Targa-style Spider is a mid-engine delight on the right road


FIRST IMPRESSIONS gleaned from reading a carís specifications can sometimes leave you expecting to be underwhelmed. The Alfa Romeo 4C Spider suffered this preconception prior to its arrival at MOTOR HQ. Its 177kW/350Nm turbocharged 1.75-litre four-cylinder engine is outgunned by that of a Golf GTI, and the Alfa costs more than twice as much while lacking power steering and infotainment.

Itís also been around for a few years now, revealed at the 2014 Geneva Show, but hasnít passed through our garage yet. We wanted to see if we were right in our judgements of the Spider. We were not.

Sitting in its driver-focused (read: ĎSpartaní) cabin it becomes clear the 4C wasnít designed with weekday commutes in mind. Of course, on a sunny day youíd be sitting in the cabin without the roof on after having detached it, something thatís incredibly hard to do from inside, then stowed it either in the small rear luggage compartment behind the engine, or in the passenger footwell. Useable interior storage is limited to two cupholders, which if used for drinks puts liquids in the path of reckless elbows.

The Alpine stereo system has no navigation, in fact it has no proper screen, and attempting to use its phonebook function is an exercise in masochism. Its function is limited to a Bluetooth speaker for audio.

But then you turn the key. You donít push a button to start the 4C, but turn a key. And itís glorious. That little four-pot comes to life and, if youíve got a pulse, you begin to warm to the Spider. Suddenly, youíre no longer sitting in an inconvenient Italian sports car, youíre sitting in Supercar Junior. Itíll take just 4.5 seconds to reach 100km/h, according to Alfaís claim, and the $99,000 price tag is very un-supercar. Thatís not a complaint, mind you.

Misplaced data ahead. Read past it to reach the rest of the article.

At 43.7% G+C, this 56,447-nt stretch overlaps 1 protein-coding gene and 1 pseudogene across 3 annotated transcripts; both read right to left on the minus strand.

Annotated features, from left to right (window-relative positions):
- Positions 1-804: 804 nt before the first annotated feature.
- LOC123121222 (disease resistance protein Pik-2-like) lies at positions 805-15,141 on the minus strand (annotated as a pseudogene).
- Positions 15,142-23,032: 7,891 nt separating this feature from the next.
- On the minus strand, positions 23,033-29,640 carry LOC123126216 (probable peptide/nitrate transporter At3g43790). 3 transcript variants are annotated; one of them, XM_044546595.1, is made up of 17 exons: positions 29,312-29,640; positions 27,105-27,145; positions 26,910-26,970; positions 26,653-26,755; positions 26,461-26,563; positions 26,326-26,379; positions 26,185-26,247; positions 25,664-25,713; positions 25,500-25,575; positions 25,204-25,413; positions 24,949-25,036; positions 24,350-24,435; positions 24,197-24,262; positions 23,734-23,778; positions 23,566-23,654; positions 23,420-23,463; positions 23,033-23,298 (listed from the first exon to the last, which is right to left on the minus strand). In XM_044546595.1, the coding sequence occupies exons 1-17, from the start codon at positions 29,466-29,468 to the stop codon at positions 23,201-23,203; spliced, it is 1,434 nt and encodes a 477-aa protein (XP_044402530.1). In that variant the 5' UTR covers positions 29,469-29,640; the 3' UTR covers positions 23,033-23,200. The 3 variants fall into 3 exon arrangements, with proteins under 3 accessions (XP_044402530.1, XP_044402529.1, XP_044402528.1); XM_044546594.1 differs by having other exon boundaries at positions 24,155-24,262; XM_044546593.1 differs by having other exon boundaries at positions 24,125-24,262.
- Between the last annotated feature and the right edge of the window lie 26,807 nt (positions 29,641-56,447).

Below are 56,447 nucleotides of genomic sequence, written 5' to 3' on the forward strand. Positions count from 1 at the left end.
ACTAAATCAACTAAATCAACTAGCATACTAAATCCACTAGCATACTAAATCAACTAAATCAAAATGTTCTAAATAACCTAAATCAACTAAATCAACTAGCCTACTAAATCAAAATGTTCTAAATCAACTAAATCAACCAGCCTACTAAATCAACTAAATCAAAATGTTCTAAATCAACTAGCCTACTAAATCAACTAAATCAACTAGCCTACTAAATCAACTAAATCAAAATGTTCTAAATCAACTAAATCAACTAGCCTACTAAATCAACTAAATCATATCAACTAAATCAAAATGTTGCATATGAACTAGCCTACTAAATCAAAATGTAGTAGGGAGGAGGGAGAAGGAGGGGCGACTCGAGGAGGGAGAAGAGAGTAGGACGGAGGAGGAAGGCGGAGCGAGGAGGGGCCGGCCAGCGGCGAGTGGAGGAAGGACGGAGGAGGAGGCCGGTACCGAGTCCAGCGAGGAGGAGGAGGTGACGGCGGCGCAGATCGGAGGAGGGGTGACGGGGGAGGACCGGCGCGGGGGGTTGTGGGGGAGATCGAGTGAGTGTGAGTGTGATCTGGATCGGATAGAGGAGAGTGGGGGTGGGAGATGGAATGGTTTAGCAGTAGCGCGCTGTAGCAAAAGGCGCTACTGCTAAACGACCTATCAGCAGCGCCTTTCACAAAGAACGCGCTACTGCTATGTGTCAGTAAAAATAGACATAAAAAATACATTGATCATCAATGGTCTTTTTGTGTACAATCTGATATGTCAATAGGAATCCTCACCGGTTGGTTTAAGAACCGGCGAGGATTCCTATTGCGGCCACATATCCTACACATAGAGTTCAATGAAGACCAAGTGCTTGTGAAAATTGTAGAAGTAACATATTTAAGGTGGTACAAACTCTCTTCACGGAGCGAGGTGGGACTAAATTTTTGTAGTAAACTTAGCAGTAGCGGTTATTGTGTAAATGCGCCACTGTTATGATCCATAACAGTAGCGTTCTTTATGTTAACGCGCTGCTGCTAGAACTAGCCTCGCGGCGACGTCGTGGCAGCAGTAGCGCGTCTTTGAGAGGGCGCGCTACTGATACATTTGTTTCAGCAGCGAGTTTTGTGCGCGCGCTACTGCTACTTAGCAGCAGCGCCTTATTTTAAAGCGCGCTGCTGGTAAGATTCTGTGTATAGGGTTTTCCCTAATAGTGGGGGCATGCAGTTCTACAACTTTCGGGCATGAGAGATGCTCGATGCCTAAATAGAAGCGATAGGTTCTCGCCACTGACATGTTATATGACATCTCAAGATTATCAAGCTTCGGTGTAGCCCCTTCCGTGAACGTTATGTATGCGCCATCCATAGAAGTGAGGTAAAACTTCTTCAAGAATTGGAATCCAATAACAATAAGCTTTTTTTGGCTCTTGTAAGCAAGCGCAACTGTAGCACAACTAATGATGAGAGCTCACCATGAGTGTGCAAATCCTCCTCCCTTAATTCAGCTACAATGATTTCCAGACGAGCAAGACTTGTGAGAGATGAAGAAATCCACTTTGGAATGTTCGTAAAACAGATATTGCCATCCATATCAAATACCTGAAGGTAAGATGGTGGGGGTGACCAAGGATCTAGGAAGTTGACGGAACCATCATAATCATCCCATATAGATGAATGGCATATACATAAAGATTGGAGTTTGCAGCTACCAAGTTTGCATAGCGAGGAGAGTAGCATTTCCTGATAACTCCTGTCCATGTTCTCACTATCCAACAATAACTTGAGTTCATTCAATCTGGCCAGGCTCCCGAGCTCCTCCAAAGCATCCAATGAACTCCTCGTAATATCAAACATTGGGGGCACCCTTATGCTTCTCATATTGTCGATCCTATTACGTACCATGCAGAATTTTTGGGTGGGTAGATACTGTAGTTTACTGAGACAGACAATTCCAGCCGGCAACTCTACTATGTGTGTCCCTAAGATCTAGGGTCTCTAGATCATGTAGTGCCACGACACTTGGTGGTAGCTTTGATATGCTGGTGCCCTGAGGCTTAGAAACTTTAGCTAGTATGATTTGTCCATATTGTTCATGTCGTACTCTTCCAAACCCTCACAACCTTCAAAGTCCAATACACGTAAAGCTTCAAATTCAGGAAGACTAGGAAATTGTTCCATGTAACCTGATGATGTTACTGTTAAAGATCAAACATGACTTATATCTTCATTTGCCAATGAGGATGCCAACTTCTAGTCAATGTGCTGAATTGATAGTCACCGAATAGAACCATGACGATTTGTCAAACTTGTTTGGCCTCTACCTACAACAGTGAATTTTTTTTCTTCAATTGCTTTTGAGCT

At low speeds on city roads, the 4C draws a lot of attention, but leaves its driver dealing with rough surfaces - our test car had stiffer suspension optioned as part of the $12,000 Racing Package - and heavy, unassisted steering. Visibility is also rather low towards the rear quarters, and thatís not ideal in a city busy with cyclists.

Taking the obvious course of action and heading out of the city is the best way to find the rewards hidden in the 4Cís chassis. Just make sure you avoid wet days. Testing the Spider on two different occasions in different weather revealed that it can be a nervous thing on a twisty, damp road, with its otherwise grippy Pirelli P Zeroes finding excuses to let go without a whole lot of warning. The stiff suspension damping and rigid carbon tub chassis donít provide much communication in the way of body roll, but attacking a corner too hard will usually result in understeer warning you to tone it down.

In drier, warmer weather, the 4C comes alive, and its wallet-friendly supercar characteristics begin to make a lot more sense. The steering is still hard work on rough surfaces, where a bump can catch you by surprise if your grip on the wheel isnít steadfast, and that leads to the thought that some assistance would make this car much better. Thereís just not enough feeling to justify the lack of power steering.

On a smooth road, the 4C will make you feel like a driving hero if you comply with its requirements for smooth driving, even at moderate speeds. Away from damp surfaces, the amount of grip available to the 1035kg (tare, that is) Spider is reassuring, and inspires a little more pressure on the fast pedal. The rear end also needs less Ďmanagementí on grippy surfaces, allowing you to concentrate on whatís coming up after you launch from the corner exit.


An addictive turbo whoosh engulfs your ears, and thereís no escaping that siren song as its source is right behind the driverís seat. That sound, and the rorty exhaust snaps on upshifts, beckon you to go faster.

Its engine provides ample low-range torque, while power peaks up at 6000rpm. By that point, however, the engine begins to run out of breath. Its low-to-mid range is where the action happens. Even outside of this, the 4C feels fast, and itís far more gratifying to drive a car that feels faster than it is, than a fast car that feels slow.

Itís cliche, but buying a 4C Spider is an emotional purchase, rather than one made logically. But the 4C proved that logic, or the specs sheet, isnít always the best way to make a decision.